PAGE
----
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    An Agni IV missile capable of carrying nuclear warhead and a range of 2,500-3,500 kilometers is displayed during the main Republic Day parade in New Delhi, India, Thursday, Jan. 26, 2012

    Pakistan Says Modi's Nuclear Threat Disregards Strategic Stability in South Asia

    © AP Photo / Saurabh Das
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    During an election rally, Prime Minister Modi remarked that India’s nuclear arsenal was not just meant for Diwali fireworks. Diwali is an Indian festival of lights which is also marked by the bursting of firecrackers.

    New Delhi (Sputnik): Pakistan has termed Indian Prime Minister Narendra Modi's remark "unfortunate" and "regrettable" in which he had warned that if Pakistan insists they have a nuclear button, then India has not saved its own nuclear arsenal  for Diwali (festival of lights) — giving a strong indication that its nuclear weapons were not meant for mere festivity fireworks.

    READ MORE: India Called 'Nuke-Armed' Pak’s Bluff With Balakot Air Strikes – Modi

    "Pakistan considers these remarks as highly unfortunate and irresponsible. Such rhetoric for short-term political and electoral gains, with complete disregard to its effects on strategic stability in South Asia is regrettable and against norms of responsible nuclear behaviour", the Pakistani Foreign Ministry said on Monday. 

    Narendra Modi earlier on Sunday, during an election campaign, sensationally referred to the night of 27 February and the missile related threat from India as "Qatal ki Raat" (the night of murder).

    "It clearly contradicts the position of Indian officials, who had tried to give an impression that there were no such plans from India and instead had blamed Pakistan for 'whipping up war hysteria'", the ministry added.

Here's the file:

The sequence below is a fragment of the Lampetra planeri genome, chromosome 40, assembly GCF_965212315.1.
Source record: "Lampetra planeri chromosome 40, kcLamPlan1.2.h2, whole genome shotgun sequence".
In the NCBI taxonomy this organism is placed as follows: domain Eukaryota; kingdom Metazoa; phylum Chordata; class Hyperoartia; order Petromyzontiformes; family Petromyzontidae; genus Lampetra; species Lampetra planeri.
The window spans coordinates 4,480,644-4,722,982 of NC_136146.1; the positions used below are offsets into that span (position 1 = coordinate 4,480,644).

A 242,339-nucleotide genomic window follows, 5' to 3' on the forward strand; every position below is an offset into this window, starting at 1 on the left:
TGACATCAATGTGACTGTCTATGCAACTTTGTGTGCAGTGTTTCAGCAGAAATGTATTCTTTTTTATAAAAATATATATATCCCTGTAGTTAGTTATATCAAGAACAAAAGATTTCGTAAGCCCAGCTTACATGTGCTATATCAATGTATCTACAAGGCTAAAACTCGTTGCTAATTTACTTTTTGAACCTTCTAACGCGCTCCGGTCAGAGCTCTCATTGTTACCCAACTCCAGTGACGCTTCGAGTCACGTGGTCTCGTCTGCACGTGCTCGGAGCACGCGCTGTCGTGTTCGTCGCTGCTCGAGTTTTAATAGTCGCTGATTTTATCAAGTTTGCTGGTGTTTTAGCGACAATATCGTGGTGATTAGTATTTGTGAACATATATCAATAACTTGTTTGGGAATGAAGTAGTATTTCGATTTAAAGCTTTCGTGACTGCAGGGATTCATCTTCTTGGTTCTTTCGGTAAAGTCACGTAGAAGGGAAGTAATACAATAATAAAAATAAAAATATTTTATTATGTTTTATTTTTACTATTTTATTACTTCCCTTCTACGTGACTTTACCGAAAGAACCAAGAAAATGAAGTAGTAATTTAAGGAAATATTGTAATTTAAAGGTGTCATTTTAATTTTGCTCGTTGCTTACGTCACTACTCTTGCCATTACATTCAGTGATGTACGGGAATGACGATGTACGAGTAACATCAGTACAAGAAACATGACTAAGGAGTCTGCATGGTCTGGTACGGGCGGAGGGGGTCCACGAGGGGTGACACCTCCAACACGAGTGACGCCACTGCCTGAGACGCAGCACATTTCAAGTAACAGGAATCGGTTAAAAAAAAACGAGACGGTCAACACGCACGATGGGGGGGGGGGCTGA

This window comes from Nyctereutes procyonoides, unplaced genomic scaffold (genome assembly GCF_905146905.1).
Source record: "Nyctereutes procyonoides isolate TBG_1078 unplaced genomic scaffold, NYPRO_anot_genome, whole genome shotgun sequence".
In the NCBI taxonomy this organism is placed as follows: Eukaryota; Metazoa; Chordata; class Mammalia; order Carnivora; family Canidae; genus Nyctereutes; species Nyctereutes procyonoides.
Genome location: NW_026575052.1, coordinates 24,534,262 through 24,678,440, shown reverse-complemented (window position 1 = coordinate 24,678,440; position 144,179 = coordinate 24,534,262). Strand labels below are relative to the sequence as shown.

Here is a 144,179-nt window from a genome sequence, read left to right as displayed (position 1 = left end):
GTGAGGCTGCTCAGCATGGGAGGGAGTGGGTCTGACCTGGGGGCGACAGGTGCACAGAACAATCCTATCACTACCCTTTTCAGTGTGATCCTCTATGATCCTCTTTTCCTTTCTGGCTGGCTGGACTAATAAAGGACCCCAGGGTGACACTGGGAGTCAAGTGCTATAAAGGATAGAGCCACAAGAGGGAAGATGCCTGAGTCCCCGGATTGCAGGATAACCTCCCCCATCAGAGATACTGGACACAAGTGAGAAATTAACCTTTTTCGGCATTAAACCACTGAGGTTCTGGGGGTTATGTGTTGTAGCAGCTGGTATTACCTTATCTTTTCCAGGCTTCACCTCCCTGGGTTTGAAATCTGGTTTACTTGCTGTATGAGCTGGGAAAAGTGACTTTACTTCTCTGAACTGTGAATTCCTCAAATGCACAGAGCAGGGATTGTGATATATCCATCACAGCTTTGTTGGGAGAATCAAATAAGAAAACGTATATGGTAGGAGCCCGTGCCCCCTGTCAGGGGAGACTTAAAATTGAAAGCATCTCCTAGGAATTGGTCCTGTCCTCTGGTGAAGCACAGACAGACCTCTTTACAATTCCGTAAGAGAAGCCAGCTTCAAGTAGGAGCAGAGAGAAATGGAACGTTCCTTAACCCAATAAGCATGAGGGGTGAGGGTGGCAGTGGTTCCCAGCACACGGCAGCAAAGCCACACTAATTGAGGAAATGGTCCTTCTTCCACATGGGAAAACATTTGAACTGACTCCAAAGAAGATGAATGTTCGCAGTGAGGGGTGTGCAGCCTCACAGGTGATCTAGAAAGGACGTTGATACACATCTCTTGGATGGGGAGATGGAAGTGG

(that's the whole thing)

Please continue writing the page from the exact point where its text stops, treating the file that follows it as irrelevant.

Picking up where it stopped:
Pakistan once again called for dialogue and said such nuclear brinkmanship needs to be discouraged.

    READ MORE: Indian Minister Accuses Pakistan of Misleading Foreign Media, Diplomats — Report

    "It is in the interest of the region that both countries resume dialogue and discuss confidence building and restraint measures for the long-term strategic stability in South Asia", the ministry stated.

    India and Pakistan clashed on 27 February after the Indian Air Force conducted an aerial strike against terror infrastructure in Balakot inside Pakistan in retaliation of the Pulwama terror attack of 14 February, in which more than 40 Indian soldiers were killed. During the clash on 27 February, India claims to have shot down one F-16 fighter jet with a MiG-21 Bison, before the latter was shot down by defences inside Pakistani territory.

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    nuclear arms, fireworks, threats, Narendra Modi, India, Pakistan
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